Older adults, Latino residents are disproportionately dying from COVID-19 in Santa Barbara County

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While young and middle-aged adults make up the most COVID-19 cases in Santa Barbara County, deaths are highest among elderly residents, according to recently released data. Latinos and Hispanics contract, are hospitalized, and die from COVID-19 at disproportionate rates.

RACIAL DISPARITIES Latino and Hispanic residents make up a disproportionate percentage of Santa Barbara County’s COVID-19 cases, hospitalizations, and deaths, according to county data. - SCREENSHOT OF SANTA BARBARA COUNTY COMMUNITY DATA DASHBOARD
  • SCREENSHOT OF SANTA BARBARA COUNTY COMMUNITY DATA DASHBOARD
  • RACIAL DISPARITIES Latino and Hispanic residents make up a disproportionate percentage of Santa Barbara County’s COVID-19 cases, hospitalizations, and deaths, according to county data.
The Santa Barbara County Public Health Department’s epidemiology team recently released the COVID-19 demographics report, which analyzes COVID-19 data up to Dec. 31, 2020. The data reveals which age groups and races are most affected by the virus in Santa Barbara County, and compares these numbers against the county’s population.

People aged 18 to 29 represent an inordinate percentage of COVID-19 cases in the county, as this group makes up 21 percent of the county’s population, but 30 percent of its cases. Adverse outcomes for 18 to 29-year-olds who contract the virus are low, making up 16 percent of hospitalizations and less than 1 percent of deaths.



While those aged 70 and older only make up 11 percent of the county’s population and 7 percent of its cases, they account for 26 percent of hospitalizations and 67 percent of deaths.

Children (those under 18) accounted for only 9 percent of COVID-19 cases, despite being 23 percent of the county’s population, but Public Health Director Dr. Van Do-Reynoso said that most schools were closed for in-person classes during the reporting period.

“As Santa Barbara County schools start to reopen, it’s possible that more cases will be attributed to children in the next quarter,” she said during a Feb. 19 press conference.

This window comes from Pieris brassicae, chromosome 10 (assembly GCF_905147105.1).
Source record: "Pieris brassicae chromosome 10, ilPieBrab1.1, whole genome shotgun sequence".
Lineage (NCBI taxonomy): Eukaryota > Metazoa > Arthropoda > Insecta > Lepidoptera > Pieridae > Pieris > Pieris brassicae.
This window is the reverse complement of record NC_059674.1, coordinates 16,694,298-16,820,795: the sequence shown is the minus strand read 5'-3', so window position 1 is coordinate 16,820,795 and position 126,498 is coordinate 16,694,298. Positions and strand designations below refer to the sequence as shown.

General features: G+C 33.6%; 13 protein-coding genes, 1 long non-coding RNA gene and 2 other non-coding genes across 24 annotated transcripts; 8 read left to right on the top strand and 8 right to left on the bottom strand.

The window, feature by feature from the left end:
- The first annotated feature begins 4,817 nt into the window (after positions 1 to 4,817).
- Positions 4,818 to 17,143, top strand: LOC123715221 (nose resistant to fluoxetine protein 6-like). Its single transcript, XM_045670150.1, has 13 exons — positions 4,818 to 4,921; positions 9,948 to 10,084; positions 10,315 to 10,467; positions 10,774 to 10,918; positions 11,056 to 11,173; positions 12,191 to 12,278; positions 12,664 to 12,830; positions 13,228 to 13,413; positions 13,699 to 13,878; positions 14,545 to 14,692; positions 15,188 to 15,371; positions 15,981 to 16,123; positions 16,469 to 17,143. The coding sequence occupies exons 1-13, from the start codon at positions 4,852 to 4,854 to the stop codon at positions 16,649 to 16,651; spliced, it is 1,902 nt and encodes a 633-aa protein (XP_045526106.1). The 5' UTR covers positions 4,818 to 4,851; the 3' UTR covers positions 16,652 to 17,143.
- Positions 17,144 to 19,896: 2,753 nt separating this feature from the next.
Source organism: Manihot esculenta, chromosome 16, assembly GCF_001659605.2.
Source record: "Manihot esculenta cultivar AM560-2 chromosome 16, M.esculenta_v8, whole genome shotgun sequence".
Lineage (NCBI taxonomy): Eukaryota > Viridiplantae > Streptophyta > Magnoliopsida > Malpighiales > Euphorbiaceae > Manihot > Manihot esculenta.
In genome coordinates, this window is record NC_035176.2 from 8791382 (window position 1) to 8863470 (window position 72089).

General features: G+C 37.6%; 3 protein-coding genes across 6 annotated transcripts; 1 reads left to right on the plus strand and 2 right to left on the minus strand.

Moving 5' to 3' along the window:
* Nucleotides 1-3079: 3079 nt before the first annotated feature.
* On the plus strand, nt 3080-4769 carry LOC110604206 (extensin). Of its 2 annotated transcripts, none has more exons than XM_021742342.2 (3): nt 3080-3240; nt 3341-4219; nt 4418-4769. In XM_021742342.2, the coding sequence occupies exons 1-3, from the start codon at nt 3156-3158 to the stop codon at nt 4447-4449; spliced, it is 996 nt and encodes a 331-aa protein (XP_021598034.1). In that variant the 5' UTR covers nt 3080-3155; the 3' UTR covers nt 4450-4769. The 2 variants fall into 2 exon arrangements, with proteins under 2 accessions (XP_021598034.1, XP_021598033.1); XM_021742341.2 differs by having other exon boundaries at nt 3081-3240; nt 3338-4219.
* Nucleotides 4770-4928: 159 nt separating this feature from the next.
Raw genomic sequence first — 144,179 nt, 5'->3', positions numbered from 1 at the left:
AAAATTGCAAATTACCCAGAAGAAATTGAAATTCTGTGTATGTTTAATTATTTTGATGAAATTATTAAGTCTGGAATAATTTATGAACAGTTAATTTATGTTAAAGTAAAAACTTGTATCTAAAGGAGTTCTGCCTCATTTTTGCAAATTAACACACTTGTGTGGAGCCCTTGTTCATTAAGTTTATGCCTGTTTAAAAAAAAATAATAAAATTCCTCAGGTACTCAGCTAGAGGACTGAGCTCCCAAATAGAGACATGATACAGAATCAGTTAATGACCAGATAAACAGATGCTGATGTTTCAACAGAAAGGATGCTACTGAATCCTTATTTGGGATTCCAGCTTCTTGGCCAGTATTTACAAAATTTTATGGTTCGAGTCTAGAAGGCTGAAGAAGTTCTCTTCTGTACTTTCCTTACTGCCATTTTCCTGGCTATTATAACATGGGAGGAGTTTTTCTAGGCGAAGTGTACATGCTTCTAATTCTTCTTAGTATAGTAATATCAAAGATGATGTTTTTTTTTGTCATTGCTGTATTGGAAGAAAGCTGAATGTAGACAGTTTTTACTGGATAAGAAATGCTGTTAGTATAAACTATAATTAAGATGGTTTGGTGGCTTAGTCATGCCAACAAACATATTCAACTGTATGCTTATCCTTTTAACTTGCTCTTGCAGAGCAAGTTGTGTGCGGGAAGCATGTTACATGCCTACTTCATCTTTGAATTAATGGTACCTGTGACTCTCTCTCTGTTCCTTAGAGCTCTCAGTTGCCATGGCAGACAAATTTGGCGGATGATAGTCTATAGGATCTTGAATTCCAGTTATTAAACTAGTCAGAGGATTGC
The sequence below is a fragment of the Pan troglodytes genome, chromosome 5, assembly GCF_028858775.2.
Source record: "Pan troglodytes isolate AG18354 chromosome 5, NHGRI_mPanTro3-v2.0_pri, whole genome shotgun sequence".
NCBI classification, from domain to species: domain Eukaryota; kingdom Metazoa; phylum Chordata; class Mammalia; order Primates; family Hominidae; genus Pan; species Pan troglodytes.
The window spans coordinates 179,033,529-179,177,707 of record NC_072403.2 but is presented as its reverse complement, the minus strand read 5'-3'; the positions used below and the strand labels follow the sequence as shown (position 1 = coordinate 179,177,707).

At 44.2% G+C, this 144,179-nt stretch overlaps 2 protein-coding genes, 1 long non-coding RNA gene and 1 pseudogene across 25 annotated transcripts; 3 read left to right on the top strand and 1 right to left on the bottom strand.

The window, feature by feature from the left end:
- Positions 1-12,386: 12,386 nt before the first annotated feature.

With Santa Barbara County’s adjusted case rate at 16.9 per 100,000 cases as of Feb. 23, kindergarten through sixth grade-serving school districts that have submitted their safety plans may reopen under state guidelines.

The county’s demographic report also reveals racial and ethnic disparities in COVID-19 cases and recovery. While Hispanic and Latino people account for 48 percent of Santa Barbara County’s population, this group made up 57 percent of cases in the county, 67 percent of hospitalizations, and 50 percent of deaths. White people make up 43 percent of the county population, but just 15 percent of cases, 23 percent of hospitalized cases, and 39 percent of deaths.

“Many of these deaths occurred at skilled nursing homes and other congregate care settings, which have been highly impacted by the pandemic,” Do-Reynoso said.

About 22 percent of COVID-19 cases in the data set were missing the person’s race. However, no racial data was missing from reported deaths, where Hispanic and Latino residents were also disproportionately affected.

COVID-19 metrics in Santa Barbara County continue to improve each week, but the health equity metric—a state data point that tracks positive cases in disadvantaged communities—remains elevated in comparison to the overall positivity rate.

“While the SARS-Cov-2 is novel, the disparate impact of [the] COVID-19 pandemic on Santa Barbara County’s communities of color is deeply rooted in the historic and ongoing social and economic inequalities that lead to persistent racial disparities in health status,” Do-Reynoso said at the press conference. Δ



—Malea Martin

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